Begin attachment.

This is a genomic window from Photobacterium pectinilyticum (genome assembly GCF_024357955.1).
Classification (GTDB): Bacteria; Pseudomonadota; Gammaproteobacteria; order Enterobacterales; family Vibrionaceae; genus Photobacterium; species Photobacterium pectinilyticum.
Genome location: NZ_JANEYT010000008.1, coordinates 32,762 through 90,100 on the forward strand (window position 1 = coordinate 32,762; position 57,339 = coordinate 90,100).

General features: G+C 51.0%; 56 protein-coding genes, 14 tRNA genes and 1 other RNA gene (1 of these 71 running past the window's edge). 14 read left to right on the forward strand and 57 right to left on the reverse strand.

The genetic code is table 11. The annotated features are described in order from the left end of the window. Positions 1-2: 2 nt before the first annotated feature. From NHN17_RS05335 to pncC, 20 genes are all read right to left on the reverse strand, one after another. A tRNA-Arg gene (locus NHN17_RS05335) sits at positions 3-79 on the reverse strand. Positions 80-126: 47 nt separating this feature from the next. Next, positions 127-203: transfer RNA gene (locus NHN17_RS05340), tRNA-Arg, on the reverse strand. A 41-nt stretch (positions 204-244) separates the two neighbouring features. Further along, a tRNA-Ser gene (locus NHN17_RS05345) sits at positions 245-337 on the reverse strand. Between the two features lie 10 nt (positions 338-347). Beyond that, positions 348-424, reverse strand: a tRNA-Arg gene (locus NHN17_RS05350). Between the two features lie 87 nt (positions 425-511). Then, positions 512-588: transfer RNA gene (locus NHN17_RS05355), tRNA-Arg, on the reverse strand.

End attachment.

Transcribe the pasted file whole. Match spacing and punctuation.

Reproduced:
This is a genomic window from Photobacterium pectinilyticum (genome assembly GCF_024357955.1).
Classification (GTDB): Bacteria; Pseudomonadota; Gammaproteobacteria; order Enterobacterales; family Vibrionaceae; genus Photobacterium; species Photobacterium pectinilyticum.
Genome location: NZ_JANEYT010000008.1, coordinates 32,762 through 90,100 on the forward strand (window position 1 = coordinate 32,762; position 57,339 = coordinate 90,100).

General features: G+C 51.0%; 56 protein-coding genes, 14 tRNA genes and 1 other RNA gene (1 of these 71 running past the window's edge). 14 read left to right on the forward strand and 57 right to left on the reverse strand.

The genetic code is table 11. The annotated features are described in order from the left end of the window. Positions 1-2: 2 nt before the first annotated feature. From NHN17_RS05335 to pncC, 20 genes are all read right to left on the reverse strand, one after another. A tRNA-Arg gene (locus NHN17_RS05335) sits at positions 3-79 on the reverse strand. Positions 80-126: 47 nt separating this feature from the next. Next, positions 127-203: transfer RNA gene (locus NHN17_RS05340), tRNA-Arg, on the reverse strand. A 41-nt stretch (positions 204-244) separates the two neighbouring features. Further along, a tRNA-Ser gene (locus NHN17_RS05345) sits at positions 245-337 on the reverse strand. Between the two features lie 10 nt (positions 338-347). Beyond that, positions 348-424, reverse strand: a tRNA-Arg gene (locus NHN17_RS05350). Between the two features lie 87 nt (positions 425-511). Then, positions 512-588: transfer RNA gene (locus NHN17_RS05355), tRNA-Arg, on the reverse strand.